Lying in the sun on the Caribbean beach it’s hard to imagine the streets of Udaipur, with their bustle and relative poverty, though this too was a tourist’s paradise. Goa is peopled by British sun-seekers and yoga aficionados choosing between Kundalini and Ashtanga based on their suppleness and ability to perform their practice in the 35 degree heat. The beach at Patnem, to the far south of the province is chosen by older people and yoga-seekers as the most peaceful and laid-back of about twenty resorts. Talking to a builder from Billericay, who pays his brickies £180 a day in the post-Brexit building bubble, it seems that in one resort he stayed, there were a load of Russian tourists and in another, a continuous moon party for the Club 18-30 crowd. This must be where most of the 250 Tourist Police are based. He and his two mates had made a last minute decision to come to India and as a consequence, he bemoaned the NHS queue for injections and his £550 bill for private services. He’d booked them all into a hotel, run by a Brit in North Goa for new year’s eve, at great expense, paid in full and found when they got there that it had been closed for three years and that they would have to take the last three beds in an eight bedded dormitory in the only hostel in the town which had space. They were also fined £15 each on the spot for riding hired scooters without helmets. The policeman had apparently been wearing copious amounts of gold jewelry, and had not proffered a receipt.
Beside our sunbeds, outside the Solida Del Sol cafe, which is sandwiched between Namaste Homestay and Nirvana Lodge, two French Canadian tourists lounged for their last few days before taking the two flights to Delhi and then the 14 hour connection to Toronto. He was heavy-set and tattooed, with nipple rings in both nipples. She was not, as far as I could see either tattooed or pierced. They had booked to see India, expecting to travel the length and breadth of the this massive continent of a land, but had been so phased by their arrival into Delhi – nothing changes there then – they had promptly stepped into a travel agent and hired a driver for a 12 day to tour Rajasthan. They’d had a great trip, much like our own, but in more comfort.
The Kranti yoga centre consists of two huge ‘stages’ made of stone slabs, protected from the sun by huge canopies, and each surrounded by a series of perhaps 20-30 huts, in which retreating yoga-seekers stay for the three or five or more day retreats. There is no catering, so each must either fast (which is possible, looking at many of them) or go to Namaste or Nirvana or even brave Round Cube, where ambient music and lemon mint tea is order of the day. They have hammocks outside their huts, and there is plenty of saffron cloth draped around the place. My drop-in class is not till 10.15 each morning, which is a shame as the morning muesli with fruit, curd and honey is hard to resist, but also hard to perform three legged dog after. The yogis bring their own clean mats and I choose a very soiled but perfectly serviceable one from the centre. A sari-clad administrator (and definitely not a yogi) collects our 200 Rupee fees (€3), but as there are about 25 westerners dropping in, that’s a healthy income for the centre for the 90 minutes with Sally, the young black London yoga teacher who strides among us and describes the poses in English rather than using their proper names. What type of yoga are we performing? I’m fairly sure it isn’t pure Ashtanga, as I’m still alive to describe the experience, so it is really a mish-mash of Hatha and Kundalini and some Vinyasa thrown in. While we go through the practice, a stray dog stands in front of us on the raised stage and watches. Each establishment has its own dogs. They lie on the beach in front, or wander within the compounds, looking for scraps. I saw the Round Cube stray sit beside a customer as she ate her lunch, refusing dry toast scraps, but happily eating them once buttered. At night, they become tandoori experts, choosing between tables and selecting them on the basis of the occupants’ generosity, and maybe their menu choices, taking scraps. They are fiercely territorial and never eat from next door’s customers without a riotous and noisy dog-fight. Last time we were on the sunbeds outside Solida Del Sol, two cows wandered onto the beach and began to eat our clothing. They are not so territorial it seems.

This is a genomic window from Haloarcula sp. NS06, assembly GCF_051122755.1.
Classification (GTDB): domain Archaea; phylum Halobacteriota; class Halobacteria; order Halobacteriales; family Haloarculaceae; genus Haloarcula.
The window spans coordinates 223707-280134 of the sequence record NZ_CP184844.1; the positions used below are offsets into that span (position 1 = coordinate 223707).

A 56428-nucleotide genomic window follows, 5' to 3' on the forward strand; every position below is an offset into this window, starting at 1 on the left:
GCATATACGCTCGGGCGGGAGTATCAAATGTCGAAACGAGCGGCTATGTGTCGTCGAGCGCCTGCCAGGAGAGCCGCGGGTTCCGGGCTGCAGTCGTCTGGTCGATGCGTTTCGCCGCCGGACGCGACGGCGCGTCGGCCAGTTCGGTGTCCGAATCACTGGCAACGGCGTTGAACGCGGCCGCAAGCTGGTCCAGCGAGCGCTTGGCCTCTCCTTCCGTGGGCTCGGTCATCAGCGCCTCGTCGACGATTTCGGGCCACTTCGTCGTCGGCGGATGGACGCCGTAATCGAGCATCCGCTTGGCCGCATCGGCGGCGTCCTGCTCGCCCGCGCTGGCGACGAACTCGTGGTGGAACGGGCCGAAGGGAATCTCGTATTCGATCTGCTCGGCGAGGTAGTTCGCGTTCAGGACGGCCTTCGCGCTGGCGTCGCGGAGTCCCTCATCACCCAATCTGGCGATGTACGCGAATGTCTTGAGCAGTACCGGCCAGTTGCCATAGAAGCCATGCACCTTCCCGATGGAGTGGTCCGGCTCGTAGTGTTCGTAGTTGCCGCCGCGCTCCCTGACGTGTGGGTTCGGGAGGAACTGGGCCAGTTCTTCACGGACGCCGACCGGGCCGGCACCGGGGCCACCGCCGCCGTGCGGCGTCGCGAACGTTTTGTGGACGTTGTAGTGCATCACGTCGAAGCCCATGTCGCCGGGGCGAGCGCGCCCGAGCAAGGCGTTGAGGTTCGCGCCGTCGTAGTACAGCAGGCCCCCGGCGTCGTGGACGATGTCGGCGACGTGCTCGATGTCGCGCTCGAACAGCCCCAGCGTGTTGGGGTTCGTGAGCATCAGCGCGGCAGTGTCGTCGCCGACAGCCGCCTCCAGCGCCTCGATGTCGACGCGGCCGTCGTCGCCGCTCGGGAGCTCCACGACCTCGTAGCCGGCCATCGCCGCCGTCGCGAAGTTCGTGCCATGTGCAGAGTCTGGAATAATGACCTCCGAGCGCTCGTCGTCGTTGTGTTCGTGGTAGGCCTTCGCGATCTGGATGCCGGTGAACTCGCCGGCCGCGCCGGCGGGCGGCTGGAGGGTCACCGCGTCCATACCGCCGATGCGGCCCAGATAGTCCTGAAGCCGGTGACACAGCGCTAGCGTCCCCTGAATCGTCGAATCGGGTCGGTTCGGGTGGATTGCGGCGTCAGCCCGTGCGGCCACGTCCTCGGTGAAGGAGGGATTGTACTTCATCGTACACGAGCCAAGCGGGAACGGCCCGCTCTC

Goa is truly European in everything except the menus, and even then, the majority of places offer fries instead of rice or naan, and tandoori chicken tikka is probably the number one dish. The question which keeps raising its ugly head is whether what is here is really good for anyone. Is it benefiting anyone but the few wealthy local owners, and should one really only partake of the authentic Indian experience on a trip to India, rather than funding this Eastern version of the Costa Del Sol? What’s the authentic India now though? To live it, you just have to buy a Chinese mobile – preferably taking several hundred selfies with it every day, drive a Royal Enfield motorbike and learn enough Hindi to hold conversations with the locals and the tourists simultaneously, to ensure that your cut in someone else’s offering is protected when you sell the tourists a manageable version of the India they fear.